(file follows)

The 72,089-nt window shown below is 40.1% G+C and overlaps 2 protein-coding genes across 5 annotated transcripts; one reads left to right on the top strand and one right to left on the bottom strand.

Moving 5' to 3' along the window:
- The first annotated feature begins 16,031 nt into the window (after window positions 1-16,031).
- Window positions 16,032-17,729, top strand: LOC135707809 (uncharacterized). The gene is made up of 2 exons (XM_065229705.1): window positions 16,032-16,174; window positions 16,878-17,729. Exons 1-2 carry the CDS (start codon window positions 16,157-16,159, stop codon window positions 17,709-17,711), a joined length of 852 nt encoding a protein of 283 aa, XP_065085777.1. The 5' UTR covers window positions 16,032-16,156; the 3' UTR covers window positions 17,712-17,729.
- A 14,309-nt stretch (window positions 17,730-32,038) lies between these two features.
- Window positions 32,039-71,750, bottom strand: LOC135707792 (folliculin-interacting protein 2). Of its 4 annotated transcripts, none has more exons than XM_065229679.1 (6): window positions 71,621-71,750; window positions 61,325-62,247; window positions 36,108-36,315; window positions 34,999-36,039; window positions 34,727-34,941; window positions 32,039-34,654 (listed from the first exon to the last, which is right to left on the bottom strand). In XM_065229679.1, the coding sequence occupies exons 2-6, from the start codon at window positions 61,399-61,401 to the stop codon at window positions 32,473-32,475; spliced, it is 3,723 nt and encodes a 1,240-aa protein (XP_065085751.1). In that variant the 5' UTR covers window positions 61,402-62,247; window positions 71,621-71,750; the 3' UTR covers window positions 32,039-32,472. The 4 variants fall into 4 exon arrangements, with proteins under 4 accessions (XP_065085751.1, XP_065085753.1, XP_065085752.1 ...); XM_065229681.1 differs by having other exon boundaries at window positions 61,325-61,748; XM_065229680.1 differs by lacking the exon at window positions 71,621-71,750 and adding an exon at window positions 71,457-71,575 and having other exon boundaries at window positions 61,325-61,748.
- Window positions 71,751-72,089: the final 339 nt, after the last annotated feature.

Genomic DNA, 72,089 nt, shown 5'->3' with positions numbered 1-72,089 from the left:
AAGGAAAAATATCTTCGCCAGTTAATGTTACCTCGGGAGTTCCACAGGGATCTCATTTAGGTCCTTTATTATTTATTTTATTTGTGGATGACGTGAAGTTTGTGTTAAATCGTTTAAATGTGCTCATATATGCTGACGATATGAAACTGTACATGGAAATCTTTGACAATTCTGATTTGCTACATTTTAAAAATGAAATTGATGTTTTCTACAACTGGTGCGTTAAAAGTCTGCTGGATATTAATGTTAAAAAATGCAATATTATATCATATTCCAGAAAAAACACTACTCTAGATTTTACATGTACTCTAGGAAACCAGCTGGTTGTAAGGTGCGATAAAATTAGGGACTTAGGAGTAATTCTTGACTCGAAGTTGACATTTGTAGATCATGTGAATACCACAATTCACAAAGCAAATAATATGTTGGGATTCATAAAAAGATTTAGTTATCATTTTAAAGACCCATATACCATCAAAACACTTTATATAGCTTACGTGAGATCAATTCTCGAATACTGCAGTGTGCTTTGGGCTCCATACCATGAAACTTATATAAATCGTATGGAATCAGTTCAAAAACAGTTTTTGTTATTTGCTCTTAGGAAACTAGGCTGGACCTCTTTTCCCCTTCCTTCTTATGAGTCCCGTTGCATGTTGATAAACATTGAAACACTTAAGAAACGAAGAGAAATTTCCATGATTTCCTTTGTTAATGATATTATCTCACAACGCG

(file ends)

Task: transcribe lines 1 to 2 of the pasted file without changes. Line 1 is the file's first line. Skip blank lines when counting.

The 72,089-nt window shown below is 40.1% G+C and overlaps 2 protein-coding genes across 5 annotated transcripts; one reads left to right on the top strand and one right to left on the bottom strand.

Moving 5' to 3' along the window: